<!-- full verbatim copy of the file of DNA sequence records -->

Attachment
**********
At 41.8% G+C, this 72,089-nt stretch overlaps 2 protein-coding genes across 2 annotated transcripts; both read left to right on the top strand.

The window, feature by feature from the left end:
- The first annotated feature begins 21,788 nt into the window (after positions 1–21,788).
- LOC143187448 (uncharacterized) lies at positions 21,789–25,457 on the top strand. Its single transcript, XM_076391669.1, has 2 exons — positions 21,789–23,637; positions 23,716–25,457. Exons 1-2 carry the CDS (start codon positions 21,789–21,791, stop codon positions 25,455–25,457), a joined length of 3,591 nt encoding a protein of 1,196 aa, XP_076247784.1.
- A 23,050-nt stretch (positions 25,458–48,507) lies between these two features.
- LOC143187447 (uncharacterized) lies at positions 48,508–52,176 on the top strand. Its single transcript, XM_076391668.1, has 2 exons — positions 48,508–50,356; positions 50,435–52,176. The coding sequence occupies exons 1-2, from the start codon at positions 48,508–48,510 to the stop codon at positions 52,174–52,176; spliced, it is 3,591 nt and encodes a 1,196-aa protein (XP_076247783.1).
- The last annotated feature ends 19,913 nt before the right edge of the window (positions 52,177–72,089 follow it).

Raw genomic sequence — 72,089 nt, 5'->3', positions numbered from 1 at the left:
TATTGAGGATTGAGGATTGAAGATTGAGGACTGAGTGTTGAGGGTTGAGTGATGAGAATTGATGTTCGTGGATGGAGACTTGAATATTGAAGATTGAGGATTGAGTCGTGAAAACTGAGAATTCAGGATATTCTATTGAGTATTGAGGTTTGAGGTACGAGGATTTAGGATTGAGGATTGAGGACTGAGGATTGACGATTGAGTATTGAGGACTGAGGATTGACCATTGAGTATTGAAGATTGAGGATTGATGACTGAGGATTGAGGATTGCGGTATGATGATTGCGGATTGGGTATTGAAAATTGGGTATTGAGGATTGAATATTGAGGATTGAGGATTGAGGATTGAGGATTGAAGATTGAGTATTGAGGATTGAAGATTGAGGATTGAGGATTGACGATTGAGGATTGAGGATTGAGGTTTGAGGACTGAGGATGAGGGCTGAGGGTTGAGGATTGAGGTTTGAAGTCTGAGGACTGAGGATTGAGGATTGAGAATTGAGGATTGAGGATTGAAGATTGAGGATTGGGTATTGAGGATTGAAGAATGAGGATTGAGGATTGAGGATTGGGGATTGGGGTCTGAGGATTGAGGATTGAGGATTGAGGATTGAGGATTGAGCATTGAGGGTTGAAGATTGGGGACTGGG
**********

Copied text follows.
At 41.8% G+C, this 72,089-nt stretch overlaps 2 protein-coding genes across 2 annotated transcripts; both read left to right on the top strand.

The window, feature by feature from the left end:
- The first annotated feature begins 21,788 nt into the window (after positions 1–21,788).
- LOC143187448 (uncharacterized) lies at positions 21,789–25,457 on the top strand. Its single transcript, XM_076391669.1, has 2 exons — positions 21,789–23,637; positions 23,716–25,457. Exons 1-2 carry the CDS (start codon positions 21,789–21,791, stop codon positions 25,455–25,457), a joined length of 3,591 nt encoding a protein of 1,196 aa, XP_076247784.1.
- A 23,050-nt stretch (positions 25,458–48,507) lies between these two features.
- LOC143187447 (uncharacterized) lies at positions 48,508–52,176 on the top strand. Its single transcript, XM_076391668.1, has 2 exons — positions 48,508–50,356; positions 50,435–52,176. The coding sequence occupies exons 1-2, from the start codon at positions 48,508–48,510 to the stop codon at positions 52,174–52,176; spliced, it is 3,591 nt and encodes a 1,196-aa protein (XP_076247783.1).
- The last annotated feature ends 19,913 nt before the right edge of the window (positions 52,177–72,089 follow it).

Raw genomic sequence — 72,089 nt, 5'->3', positions numbered from 1 at the left:
TATTGAGGATTGAGGATTGAAGATTGAGGACTGAGTGTTGAGGGTTGAGTGATGAGAATTGATGTTCGTGGATGGAGACTTGAATATTGAAGATTGAGGATTGAGTCGTGAAAACTGAGAATTCAGGATATTCTATTGAGTATTGAGGTTTGAGGTACGAGGATTTAGGATTGAGGATTGAGGACTGAGGATTGACGATTGAGTATTGAGGACTGAGGATTGACCATTGAGTATTGAAGATTGAGGATTGATGACTGAGGATTGAGGATTGCGGTATGATGATTGCGGATTGGGTATTGAAAATTGGGTATTGAGGATTGAATATTGAGGATTGAGGATTGAGGATTGAGGATTGAAGATTGAGTATTGAGGATTGAAGATTGAGGATTGAGGATTGACGATTGAGGATTGAGGATTGAGGTTTGAGGACTGAGGATGAGGGCTGAGGGTTGAGGATTGAGGTTTGAAGTCTGAGGACTGAGGATTGAGGATTGAGAATTGAGGATTGAGGATTGAAGATTGAGGATTGGGTATTGAGGATTGAAGAATGAGGATTGAGGATTGAGGATTGGGGATTGGGGTCTGAGGATTGAGGATTGAGGATTGAGGATTGAGGATTGAGCATTGAGGGTTGAAGATTGGGGACTGGG